Approximating Scanned Hardware

Unfortunately, the Winbox interface doesn’t share the platform’s hardware without authentication. But Shodan does have a lot of results from MikroTik routers that have exposed their SNMP interface to the internet.

I downloaded the Shodan SNMP results and matched them up with the IP addresses that my port 8291 scan had identified as MikroTik routers. The overlap wasn’t that great. I could only match about 10% of my scanned data against the Shodan results (58,951 / 578,619). Again, you can grab the raw results off of GitHub.

Perhaps 10% is a bad sample size. I’m a programmer turned bug hunter, I’m not a statistician, but I think it should be representative. Regardless, the results were surprising to me. The chart below maps the top 10 platforms:

If you aren’t familiar with MikroTik routers, only one of these is a small home router (RB951Ui-2Hnd). Everything else is virtualized (x86) or a rack mounted platform. The top two platforms CCR1036–8G-2S+ and CCR1036–12–4S each have 36 cores and are advertised to support 28 Gbps and 16 Gbps throughput respectively. These aren’t sitting in your living room. They are sitting in an ISP somewhere, and should have professionals applying patches.


Don’t Actually Ignore the LAN

The opening to this blog shouldn’t be taken seriously. A vulnerability does not have to be internet facing to be considered serious. It’s easier to quantify the impact of a vulnerability when you can count internet facing hosts. There are plenty of reasons to be concerned about the soft innards of your LAN. Just ask Merck.

But listen, if you want to leave your Winbox port open to your LAN then be my guest. But your trust in your users and the nefarious junk they’ll inevitably invite in is misplaced. Lock it down.

What More Can Be Done?

Honestly, the 15% patch rate is quite bothersome. I’m not sure what more could have been done though. MikroTik issued:

  • New RouterOS versions with release notes clearly indicating vulnerability fixes.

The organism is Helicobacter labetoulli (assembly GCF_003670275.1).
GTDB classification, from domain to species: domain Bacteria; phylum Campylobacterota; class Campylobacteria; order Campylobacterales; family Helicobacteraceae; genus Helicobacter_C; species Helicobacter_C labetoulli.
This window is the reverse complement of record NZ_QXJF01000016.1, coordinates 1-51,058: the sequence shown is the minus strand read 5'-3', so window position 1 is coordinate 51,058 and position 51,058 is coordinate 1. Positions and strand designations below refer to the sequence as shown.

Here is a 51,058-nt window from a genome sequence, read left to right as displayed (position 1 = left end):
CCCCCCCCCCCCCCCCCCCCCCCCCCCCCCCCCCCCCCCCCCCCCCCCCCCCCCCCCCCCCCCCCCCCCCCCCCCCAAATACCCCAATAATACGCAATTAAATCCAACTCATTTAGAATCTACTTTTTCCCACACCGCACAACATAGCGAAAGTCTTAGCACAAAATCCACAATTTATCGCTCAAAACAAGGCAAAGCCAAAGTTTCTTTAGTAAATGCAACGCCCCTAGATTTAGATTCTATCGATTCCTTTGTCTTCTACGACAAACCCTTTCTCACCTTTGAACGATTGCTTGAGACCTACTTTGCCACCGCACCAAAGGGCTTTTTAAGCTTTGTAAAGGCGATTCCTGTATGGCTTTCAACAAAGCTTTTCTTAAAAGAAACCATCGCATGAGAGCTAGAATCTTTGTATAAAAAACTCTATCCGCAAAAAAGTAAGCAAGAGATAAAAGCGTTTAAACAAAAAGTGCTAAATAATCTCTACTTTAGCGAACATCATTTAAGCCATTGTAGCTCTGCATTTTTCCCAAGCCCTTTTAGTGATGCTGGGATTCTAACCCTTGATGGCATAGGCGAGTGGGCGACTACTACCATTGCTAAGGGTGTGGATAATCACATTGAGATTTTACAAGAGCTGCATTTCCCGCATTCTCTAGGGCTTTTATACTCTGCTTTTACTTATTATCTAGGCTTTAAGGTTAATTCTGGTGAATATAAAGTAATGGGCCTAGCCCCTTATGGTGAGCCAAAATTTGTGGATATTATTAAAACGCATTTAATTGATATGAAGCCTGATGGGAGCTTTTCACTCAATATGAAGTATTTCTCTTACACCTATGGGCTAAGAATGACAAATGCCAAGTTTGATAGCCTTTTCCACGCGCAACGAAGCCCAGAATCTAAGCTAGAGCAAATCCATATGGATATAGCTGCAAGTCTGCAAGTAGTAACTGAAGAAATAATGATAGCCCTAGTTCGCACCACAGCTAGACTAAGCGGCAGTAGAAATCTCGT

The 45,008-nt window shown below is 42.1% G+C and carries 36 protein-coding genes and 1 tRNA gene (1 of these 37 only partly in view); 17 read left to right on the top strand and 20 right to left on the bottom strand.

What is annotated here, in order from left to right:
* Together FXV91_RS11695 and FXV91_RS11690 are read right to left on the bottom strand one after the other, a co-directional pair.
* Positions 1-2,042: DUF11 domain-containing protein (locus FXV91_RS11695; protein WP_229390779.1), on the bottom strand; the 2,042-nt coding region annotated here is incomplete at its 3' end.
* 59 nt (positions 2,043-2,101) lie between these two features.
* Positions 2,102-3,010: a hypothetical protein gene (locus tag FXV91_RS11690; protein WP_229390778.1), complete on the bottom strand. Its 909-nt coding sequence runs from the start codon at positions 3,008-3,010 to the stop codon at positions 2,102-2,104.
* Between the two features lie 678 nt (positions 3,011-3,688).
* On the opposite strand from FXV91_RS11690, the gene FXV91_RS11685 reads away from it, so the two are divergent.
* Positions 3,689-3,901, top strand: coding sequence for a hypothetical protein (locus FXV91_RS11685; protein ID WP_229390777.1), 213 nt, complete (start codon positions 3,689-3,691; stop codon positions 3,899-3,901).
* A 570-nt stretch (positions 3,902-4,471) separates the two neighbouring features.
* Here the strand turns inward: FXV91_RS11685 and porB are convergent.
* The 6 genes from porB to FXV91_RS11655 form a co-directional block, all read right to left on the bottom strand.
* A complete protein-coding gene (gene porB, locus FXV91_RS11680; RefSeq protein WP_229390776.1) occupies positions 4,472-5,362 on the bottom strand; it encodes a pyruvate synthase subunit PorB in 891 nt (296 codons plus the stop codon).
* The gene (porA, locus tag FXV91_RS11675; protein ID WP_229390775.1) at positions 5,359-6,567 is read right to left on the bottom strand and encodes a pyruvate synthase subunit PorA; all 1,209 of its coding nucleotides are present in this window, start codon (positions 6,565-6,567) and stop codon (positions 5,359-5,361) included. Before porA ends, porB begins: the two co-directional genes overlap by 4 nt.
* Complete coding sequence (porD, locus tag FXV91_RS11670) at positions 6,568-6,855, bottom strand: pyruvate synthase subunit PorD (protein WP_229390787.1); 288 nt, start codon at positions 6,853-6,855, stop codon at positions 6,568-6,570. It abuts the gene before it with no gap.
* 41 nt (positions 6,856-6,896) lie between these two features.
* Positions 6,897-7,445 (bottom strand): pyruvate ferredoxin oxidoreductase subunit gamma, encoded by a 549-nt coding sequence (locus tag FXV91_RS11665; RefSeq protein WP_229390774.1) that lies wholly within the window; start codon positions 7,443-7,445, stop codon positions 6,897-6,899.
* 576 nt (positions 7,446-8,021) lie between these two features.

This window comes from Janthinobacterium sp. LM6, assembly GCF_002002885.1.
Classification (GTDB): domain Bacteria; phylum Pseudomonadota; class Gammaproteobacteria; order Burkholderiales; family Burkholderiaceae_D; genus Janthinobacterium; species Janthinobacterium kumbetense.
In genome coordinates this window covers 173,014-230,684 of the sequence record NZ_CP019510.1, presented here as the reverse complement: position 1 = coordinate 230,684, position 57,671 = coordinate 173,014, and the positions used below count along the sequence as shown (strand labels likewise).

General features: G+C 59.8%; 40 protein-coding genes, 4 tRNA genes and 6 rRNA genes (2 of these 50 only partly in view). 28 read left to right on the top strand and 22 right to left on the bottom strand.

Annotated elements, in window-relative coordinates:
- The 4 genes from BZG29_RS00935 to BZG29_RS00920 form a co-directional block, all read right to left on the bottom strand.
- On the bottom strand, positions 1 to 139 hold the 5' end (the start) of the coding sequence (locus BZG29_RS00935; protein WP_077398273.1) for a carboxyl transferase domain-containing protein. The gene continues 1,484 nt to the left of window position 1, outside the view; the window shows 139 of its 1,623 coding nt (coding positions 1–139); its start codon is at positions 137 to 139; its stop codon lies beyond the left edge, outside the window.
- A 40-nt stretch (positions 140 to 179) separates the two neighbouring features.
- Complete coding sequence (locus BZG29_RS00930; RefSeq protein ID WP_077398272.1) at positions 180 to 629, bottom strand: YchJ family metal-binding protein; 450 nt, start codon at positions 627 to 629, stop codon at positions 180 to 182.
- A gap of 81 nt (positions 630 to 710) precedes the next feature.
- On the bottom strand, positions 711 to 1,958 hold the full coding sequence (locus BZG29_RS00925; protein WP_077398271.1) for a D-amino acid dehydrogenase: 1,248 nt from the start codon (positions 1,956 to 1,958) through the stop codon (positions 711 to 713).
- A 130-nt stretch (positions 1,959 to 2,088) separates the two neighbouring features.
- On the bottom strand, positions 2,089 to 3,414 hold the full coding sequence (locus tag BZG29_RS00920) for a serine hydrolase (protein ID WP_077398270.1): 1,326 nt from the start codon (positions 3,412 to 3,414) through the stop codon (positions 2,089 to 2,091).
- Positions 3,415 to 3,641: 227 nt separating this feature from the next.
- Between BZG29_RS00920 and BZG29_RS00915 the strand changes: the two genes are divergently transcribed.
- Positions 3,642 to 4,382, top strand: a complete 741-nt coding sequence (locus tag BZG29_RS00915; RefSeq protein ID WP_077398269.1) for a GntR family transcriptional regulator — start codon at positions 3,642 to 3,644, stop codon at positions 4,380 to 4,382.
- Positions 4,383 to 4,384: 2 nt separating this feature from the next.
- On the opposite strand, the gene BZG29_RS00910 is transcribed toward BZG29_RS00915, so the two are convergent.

• Write ups in their security blog.
  • Forums posts announcing the releases

And Tenable:

  • Issued CVE with an advisory.
  • Wrote up a full disclosure blog to ensure everyone had the chance to know the full impact of the vulnerabilities.

What more can be done to get a better patch rate than 15%? I’m honestly not sure.


Bonus Material!

This section wasn’t originally going to appear in the blog, but I realized that some people might be interested in how version numbers are extracted from port 8291. There are two ways that I know of.

The first method works from RouterOS version 2 all the way through current version 6. This method takes advantage of old logic that has hung around in the RouterOS code base. Specifically, the Winbox client used to load .dll’s straight off of the router. Slingshot APT knows what I’m talking about.

Because MikroTik breaks many of their features down into separate packages, the Winbox client needed to ask the router which .dll it should download. To do so, the client sends a request to the router’s mproxy binary indicating that the client wants to read the “index” file. Also, sort of interesting, is that the request is in a binary format that the router no longer uses. Either way, here’s what a request and response look like on the wire.

The index file is actually a file in /home/web/winbox/. You can alter the request to read other files in that directory or /home/web/webfig/. I’m not the only one that knows about this request. This is how Nessus grabs the router’s version. Also, our honeypot has seen one IP address make this request in the wild. Good for you 109.64.71.76!

The other method, which hit our honeypot much more often, only works for RouterOS version 6. The message is one that the modern Winbox client sends. It’s a Winbox message to system binary 2 (mproxy), handler 2 to read the “list” file. Similar to index, list lives in /home/web/webfig/.

Unlink the request for index, this method requires four total packets:

  1. The client requests to read the list file.
  2. The server says “Ok. Cool. Here’s a session ID and the file size.”
  3. The client says, “Hey, I’d like to read x bytes on session y.”
  4. The server sends the file data.

On the wire it looks like this:

If you want to see my implementations, you can find them on GitHub.

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Jacob Baines